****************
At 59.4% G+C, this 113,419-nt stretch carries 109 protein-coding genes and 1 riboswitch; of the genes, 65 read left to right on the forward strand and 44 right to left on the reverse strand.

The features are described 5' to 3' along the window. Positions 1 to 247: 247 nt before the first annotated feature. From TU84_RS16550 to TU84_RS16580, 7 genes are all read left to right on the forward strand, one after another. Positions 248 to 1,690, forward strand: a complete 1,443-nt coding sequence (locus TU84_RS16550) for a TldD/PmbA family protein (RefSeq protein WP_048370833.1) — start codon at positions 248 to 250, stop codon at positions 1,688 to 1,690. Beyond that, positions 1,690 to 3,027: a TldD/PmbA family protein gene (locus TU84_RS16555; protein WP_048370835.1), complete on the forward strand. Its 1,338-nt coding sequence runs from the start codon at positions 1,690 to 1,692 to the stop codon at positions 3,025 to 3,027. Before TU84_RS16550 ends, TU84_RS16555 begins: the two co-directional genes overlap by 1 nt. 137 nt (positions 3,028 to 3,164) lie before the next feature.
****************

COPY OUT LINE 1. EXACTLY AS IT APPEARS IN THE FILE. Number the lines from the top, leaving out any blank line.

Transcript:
At 59.4% G+C, this 113,419-nt stretch carries 109 protein-coding genes and 1 riboswitch; of the genes, 65 read left to right on the forward strand and 44 right to left on the reverse strand.